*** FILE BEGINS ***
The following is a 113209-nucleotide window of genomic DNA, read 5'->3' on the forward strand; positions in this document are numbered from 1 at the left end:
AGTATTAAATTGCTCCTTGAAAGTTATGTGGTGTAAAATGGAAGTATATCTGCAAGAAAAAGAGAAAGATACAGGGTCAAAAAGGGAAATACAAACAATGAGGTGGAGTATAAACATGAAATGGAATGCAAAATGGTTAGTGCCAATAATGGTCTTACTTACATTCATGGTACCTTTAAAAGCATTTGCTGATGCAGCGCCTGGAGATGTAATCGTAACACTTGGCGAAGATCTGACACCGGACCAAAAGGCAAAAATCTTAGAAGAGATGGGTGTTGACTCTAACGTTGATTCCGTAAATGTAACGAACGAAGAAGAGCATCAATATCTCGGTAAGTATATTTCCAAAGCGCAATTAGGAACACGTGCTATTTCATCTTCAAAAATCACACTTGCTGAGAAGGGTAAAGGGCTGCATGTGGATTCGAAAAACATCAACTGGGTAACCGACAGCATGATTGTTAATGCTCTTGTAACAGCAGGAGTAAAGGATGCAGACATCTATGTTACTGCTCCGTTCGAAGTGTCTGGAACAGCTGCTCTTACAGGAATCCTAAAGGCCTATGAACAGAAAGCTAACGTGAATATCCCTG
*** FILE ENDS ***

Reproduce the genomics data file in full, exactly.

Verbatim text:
The following is a 113209-nucleotide window of genomic DNA, read 5'->3' on the forward strand; positions in this document are numbered from 1 at the left end:
AGTATTAAATTGCTCCTTGAAAGTTATGTGGTGTAAAATGGAAGTATATCTGCAAGAAAAAGAGAAAGATACAGGGTCAAAAAGGGAAATACAAACAATGAGGTGGAGTATAAACATGAAATGGAATGCAAAATGGTTAGTGCCAATAATGGTCTTACTTACATTCATGGTACCTTTAAAAGCATTTGCTGATGCAGCGCCTGGAGATGTAATCGTAACACTTGGCGAAGATCTGACACCGGACCAAAAGGCAAAAATCTTAGAAGAGATGGGTGTTGACTCTAACGTTGATTCCGTAAATGTAACGAACGAAGAAGAGCATCAATATCTCGGTAAGTATATTTCCAAAGCGCAATTAGGAACACGTGCTATTTCATCTTCAAAAATCACACTTGCTGAGAAGGGTAAAGGGCTGCATGTGGATTCGAAAAACATCAACTGGGTAACCGACAGCATGATTGTTAATGCTCTTGTAACAGCAGGAGTAAAGGATGCAGACATCTATGTTACTGCTCCGTTCGAAGTGTCTGGAACAGCTGCTCTTACAGGAATCCTAAAGGCCTATGAACAGAAAGCTAACGTGAATATCCCTG